Trade mark protection for niche providers - Gabriela Manser turns Flauder into a trend drink.
Natural aromas are not patentable and despite intensive research, they can seldom be broken down into exact chemical formulas. For the producers of soft drinks, this has consequences - every flavour innovation that finds its devotees is copied as well as marketed by competitors.
“For a small supplier who can’t earn its money with quantity, only brand management remains”, says Gabriela Manser, Managing Director of the Appenzeller family business Goba (Goba AG, Mineralquelle und Manufaktur).
In 2002, the Appenzeller launched what is to date her most successful brand product. It’s called Flauder, a derivation of “Flickflauder”, the Appenzeller word for butterfly. The drink contains elderflowers and melissa and is meanwhile obtainable from wholesalers as well as in numerous trend bars and in-vogue pubs.
Nobody in Gontenbad was therefore surprised when the first elderflower-melissa drink from a competitor was marketed only two years after the launch of Flauder. But then came the shock - a butterfly was pictured on the label of the imitation product.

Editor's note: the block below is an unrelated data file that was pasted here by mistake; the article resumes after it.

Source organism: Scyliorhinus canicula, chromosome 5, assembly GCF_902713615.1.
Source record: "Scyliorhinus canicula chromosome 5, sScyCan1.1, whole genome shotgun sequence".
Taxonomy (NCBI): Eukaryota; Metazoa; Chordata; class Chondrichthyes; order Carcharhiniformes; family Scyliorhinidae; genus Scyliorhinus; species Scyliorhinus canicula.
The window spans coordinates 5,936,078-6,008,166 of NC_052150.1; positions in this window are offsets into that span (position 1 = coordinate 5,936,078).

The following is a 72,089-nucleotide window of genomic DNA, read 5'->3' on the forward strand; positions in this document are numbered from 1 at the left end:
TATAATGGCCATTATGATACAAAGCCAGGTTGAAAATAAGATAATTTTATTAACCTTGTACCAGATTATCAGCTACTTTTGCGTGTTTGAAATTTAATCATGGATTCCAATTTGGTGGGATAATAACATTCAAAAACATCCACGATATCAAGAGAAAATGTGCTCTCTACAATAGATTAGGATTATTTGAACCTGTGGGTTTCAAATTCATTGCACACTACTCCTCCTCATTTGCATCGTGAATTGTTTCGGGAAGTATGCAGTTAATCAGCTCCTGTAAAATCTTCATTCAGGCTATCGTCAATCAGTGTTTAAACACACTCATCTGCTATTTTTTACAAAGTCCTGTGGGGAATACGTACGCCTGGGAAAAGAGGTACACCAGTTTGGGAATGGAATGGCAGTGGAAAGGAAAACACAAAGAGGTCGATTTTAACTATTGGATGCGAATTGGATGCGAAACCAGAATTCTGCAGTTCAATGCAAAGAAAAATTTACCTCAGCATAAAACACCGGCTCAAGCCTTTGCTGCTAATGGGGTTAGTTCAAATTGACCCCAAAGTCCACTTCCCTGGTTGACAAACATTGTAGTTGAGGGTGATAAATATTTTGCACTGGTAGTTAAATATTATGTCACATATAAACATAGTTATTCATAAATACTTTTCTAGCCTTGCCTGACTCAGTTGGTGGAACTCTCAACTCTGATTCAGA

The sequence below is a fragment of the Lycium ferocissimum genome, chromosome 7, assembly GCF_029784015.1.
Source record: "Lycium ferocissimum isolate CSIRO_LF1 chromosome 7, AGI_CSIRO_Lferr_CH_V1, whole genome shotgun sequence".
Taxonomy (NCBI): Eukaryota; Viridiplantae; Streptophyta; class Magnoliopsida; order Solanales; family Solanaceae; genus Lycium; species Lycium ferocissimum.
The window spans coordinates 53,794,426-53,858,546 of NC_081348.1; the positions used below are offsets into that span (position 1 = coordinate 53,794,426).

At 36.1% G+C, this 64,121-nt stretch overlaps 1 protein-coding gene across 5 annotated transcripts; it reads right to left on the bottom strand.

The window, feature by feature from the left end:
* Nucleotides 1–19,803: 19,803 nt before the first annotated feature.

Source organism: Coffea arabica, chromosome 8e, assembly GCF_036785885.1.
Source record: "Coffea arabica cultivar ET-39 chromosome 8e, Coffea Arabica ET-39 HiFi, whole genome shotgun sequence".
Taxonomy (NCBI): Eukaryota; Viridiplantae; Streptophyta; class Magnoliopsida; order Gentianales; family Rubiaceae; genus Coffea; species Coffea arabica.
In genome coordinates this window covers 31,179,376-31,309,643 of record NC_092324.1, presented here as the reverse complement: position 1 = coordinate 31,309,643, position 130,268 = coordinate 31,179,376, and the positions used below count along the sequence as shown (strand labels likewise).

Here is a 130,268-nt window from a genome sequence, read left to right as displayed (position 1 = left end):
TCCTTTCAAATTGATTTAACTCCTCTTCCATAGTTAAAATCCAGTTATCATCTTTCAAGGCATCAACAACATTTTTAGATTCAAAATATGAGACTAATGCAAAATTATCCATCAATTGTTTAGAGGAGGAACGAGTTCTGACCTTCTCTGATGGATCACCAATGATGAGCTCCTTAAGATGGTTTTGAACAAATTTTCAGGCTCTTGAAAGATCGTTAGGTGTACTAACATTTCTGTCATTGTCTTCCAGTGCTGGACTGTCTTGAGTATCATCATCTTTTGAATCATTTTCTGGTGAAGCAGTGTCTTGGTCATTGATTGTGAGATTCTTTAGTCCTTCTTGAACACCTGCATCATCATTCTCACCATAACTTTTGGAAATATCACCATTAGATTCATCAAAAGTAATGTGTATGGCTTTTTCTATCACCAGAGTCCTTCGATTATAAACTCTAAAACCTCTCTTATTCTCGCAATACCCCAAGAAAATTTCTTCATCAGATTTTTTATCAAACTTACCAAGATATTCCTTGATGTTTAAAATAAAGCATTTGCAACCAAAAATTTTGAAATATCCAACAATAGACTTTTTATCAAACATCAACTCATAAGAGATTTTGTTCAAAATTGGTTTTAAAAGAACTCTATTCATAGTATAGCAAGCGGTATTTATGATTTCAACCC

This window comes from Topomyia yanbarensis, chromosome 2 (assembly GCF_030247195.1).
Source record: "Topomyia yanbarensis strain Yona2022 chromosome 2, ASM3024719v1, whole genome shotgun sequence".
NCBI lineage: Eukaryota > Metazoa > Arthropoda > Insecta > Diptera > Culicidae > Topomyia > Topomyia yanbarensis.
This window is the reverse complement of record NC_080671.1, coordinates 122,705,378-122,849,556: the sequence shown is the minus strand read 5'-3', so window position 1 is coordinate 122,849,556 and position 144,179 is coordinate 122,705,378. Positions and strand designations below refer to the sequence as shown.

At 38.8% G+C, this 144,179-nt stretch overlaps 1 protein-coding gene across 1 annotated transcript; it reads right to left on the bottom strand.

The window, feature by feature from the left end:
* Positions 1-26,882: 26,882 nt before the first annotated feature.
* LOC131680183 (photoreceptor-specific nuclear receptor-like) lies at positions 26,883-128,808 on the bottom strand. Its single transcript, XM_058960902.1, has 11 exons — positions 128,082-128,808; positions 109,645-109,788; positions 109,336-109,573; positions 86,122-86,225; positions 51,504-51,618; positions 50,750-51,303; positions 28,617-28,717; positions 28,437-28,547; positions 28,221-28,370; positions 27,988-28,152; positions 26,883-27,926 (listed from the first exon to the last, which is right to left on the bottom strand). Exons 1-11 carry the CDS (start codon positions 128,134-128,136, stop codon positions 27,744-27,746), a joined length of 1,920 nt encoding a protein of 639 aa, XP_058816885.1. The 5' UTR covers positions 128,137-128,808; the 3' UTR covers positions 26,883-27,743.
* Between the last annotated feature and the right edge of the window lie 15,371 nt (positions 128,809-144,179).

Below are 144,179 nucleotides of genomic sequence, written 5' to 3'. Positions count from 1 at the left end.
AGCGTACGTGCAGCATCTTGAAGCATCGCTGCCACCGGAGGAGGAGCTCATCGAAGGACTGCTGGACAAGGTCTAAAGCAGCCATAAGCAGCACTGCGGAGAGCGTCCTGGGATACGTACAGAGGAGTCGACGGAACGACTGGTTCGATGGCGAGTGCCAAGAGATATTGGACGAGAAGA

Gabriela Manser recalls: “When we were preparing the launch of Flauder, we looked for something special and placed the name-giving butterfly on the back of the label. It should only be visible through the bottle.” This was a smart option which could have been protected by filing the front as well as the back of the label. The Goba team, however, were unaware of this option and they dispensed with protection of the butterfly.
“This incident was a lesson for me,” says Gabriela Manser. For the last four years she has been working with a specialised trade mark attorney. His main task is to permanently keep an eye on the behaviour of competitors in the area of trade mark law and to intervene where necessary.
Such an involvement is not free, however. But Gabriela Manser knows, “Efficient trade mark protection is important for our market position.”
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